Tanzania Forest Services,TFS has opened bids by companies seeking contracts to clear 148,000 ha of forestland within the Selous ecosystem, a world heritage site, in preparation for the construction of the Stiegler’s Gorge hydroelectric dam.
The tender document shows that TFS is looking for eligible companies to buy trees with a total volume of about 3.5 million cubic metres in Rufiji district, distributed into six manageable blocks.
TFS chief executive, Prof Dos Santos Silayo, confirmed receiving the bids and said that it signals another step in the implementation of the project that the government says will help solve the country’s power shortage.
According to Energy Minister Medard Kalemani, US $2bn hydropower project, Tanzania’s biggest, will begin in July this year.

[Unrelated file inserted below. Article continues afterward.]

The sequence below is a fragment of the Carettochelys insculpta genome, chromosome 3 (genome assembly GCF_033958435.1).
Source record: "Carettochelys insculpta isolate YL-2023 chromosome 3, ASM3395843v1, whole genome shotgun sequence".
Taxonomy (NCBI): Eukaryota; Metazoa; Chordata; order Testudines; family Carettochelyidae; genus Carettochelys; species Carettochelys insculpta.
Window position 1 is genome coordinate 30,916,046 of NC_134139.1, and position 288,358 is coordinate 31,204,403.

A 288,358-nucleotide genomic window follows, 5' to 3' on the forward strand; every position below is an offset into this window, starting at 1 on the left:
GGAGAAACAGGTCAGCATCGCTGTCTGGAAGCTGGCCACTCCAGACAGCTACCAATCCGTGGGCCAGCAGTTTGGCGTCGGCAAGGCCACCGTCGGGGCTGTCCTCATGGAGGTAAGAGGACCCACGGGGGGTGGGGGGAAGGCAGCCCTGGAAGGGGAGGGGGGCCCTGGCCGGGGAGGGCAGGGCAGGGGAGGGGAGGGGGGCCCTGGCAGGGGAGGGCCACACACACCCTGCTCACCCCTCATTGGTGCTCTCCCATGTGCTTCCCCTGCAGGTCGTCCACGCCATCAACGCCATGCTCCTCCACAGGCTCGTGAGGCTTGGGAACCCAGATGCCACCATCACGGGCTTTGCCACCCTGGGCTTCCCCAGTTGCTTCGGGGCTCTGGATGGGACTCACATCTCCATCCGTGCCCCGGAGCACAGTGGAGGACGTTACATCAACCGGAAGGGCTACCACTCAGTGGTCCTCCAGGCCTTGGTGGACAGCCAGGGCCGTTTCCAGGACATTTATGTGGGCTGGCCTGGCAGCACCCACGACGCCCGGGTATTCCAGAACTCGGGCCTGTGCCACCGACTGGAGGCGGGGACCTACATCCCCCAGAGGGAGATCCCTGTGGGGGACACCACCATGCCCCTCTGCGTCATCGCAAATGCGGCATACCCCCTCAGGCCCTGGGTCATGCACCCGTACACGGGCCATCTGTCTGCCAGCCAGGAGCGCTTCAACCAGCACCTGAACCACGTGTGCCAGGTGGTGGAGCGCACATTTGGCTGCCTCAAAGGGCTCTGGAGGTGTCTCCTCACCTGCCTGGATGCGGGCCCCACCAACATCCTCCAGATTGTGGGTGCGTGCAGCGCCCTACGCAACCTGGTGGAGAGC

The government identified the project to be implemented alongside the US $215m Kidunda Dam within Selous ecosystem. The project will take three years.
According to Asukile Kajuni, a lobbyist, the Unesco Committee had set out several criteria for listing conservation areas into world heritage sites.
He wants the government to conduct a strategic environmental assessment in accordance with the Environmental Management Act of 2004, to determine the possible effect of the development on the environment.
The wildlife conservation group WWF said in its 2017 report that the hydropower project would affect tourism and wildlife conservation in the reserve. Additionally, 200,000 people who farm and fish would also lose their livelihoods.
Germany through Frankfurt Zoological Society and the WWF are key donors to the conservation of Selous Game Reserve through anti-poaching and community outreach programmes. The government released US $21m to help conservation activities in the game reserve.
The World Bank is the other international institution currently funding tourism development in Southern Tanzania under which Selous falls. The project, upon completion, will add 2,100MW to the national grid, bringing the total installed capacity to 3,651MW.